Chemical Hygiene Plan (CHP) is a comprehensive plan demonstrating the
integration of the California Code of Regulations (CCR), Title 8, Section 5191 and
OSHA Laboratory Standard 29 CFR 1910.1450 regulations that specify the
requirements to protect laboratory workers from harm due to hazardous
It is the policy of the University of the
Pacific to provide its employees with a safe and healthful workplace. In order
to achieve this goal, all levels of management and supervision are required to
ensure that the guidelines of this Chemical Hygiene Plan (CHP) are followed.
This document has been designed to provide
procedural guidelines for proper workplace practices with the handling,
storage, and use of chemicals in laboratories and the protection of personnel
in laboratories from potential hazards of any chemicals they may encounter.
This document applies to all personnel under the
direct supervision of a University employee (i.e., Temporary Employees,
Temporary Agency Employees, Part time Employees, Full time Employees, Student
Assistants, Federal Work Study, Graduate Assistants, etc.). All personnel must comply with the provisions
outlined in this document.
Mike Ubick, Asst Director Environmental Health and Safety
Address: 3601 Pacific Ave, Stockton, CA 95211
Telephone: (209) 946-7645
Email address: firstname.lastname@example.org
Any substance which meets one of the following criteria:
A written program developed and implemented by the employer which sets forth procedures, equipment, personal protective equipment and work practices that:
The following table outlines the responsibilities of each party.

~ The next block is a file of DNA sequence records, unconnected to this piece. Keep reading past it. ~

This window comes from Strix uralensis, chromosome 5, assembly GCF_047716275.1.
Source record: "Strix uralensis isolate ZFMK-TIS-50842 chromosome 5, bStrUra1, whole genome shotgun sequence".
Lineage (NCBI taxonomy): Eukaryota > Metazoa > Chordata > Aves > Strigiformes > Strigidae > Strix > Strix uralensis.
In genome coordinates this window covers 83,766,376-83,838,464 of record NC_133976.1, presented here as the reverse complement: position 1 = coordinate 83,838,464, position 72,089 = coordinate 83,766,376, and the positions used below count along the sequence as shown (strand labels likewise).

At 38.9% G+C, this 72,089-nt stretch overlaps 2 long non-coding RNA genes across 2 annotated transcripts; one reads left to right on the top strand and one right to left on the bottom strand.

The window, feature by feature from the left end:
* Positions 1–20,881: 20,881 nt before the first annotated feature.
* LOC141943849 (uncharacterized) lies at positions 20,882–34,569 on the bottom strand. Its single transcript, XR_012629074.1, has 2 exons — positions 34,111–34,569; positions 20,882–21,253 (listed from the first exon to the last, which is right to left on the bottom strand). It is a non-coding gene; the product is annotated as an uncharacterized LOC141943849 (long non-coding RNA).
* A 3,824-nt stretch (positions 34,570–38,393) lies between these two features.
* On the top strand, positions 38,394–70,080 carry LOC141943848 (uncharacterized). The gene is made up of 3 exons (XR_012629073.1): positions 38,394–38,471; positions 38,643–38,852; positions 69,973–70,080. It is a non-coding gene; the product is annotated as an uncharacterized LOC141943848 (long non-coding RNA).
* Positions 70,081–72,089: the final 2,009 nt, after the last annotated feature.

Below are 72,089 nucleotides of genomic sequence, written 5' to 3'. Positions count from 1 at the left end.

Enterprise Risk Management
Managers, Supervisors and Lead Personnel
Employee Student, or Principal Investigator
Inventory must be maintained for all areas at the University that store hazardous materials. Principle Investigators (PI) will be responsible for maintaining a current inventory of chemicals that are stored in their laboratory. Inventory of chemicals should be reviewed annually. Environmental Health and Safety routinely verifies inventory.
When a new chemical is required and is not listed/available on the SDS, you must contact Environmental Health and Safety for approval prior to obtaining.
Cal/OSHA requires that special precautions need to be taken when working with particularly hazardous substances. These include:
Proper segregation of stored chemicals is essential to reduce or eliminate hazardous reactions. Use safety data sheets, labels or standard operating procedures to determine the best way to store chemicals.
Personnel who use hazardous materials are responsible for properly labeling all containers, contact EHS for additional information;
A properly designed and operated fume hood reduces exposure to hazardous fumes, vapors, gases and dust.
Fume hoods are inspected annually by EHS to verify that they operational. The average face velocity must be between 100 and 125 feet per minute (fpm) for normal use and between 125 and 150 fpm for work involving carcinogens or highly toxic materials. If these criteria are not met a service request will be submitted to adjust air flow.
Personal Protective Equipment (PPE) must be provided and worn at all times in accordance with the Safety Data Sheet (SDS) for the chemical being used.
The following PPE must be available in University Laboratories:
See "Exposure Control Plan" for additional guidelines.
See Emergency Plans and Procedures for additional guidelines.
The employer shall assure that laboratory employee's exposure to OSHA regulated substances do not exceed the permissible exposure limits specified in 29 CFR part 1910 subpart Z.
Upon request, EHS will provide environmental monitoring for airborne exposure to chemicals. The evaluation shall include:
Regular environmental monitoring is not ordinarily warranted or practical in laboratories because chemicals are typically used for relatively short time periods and in small quantities.
However, sampling may be appropriate when one of the following conditions apply:
The waste disposal policy ensures minimal harm will result to people, organisms and the environment from the disposal of waste laboratory chemicals.
Training for employees identified as having any occupational exposure is conducted by the supervisor, designated department personnel, or EHS:
Laboratory personnel must be trained on lab specific procedures associated with hazards by the Principal Investigator or designated personnel.Minimum training requirements include:
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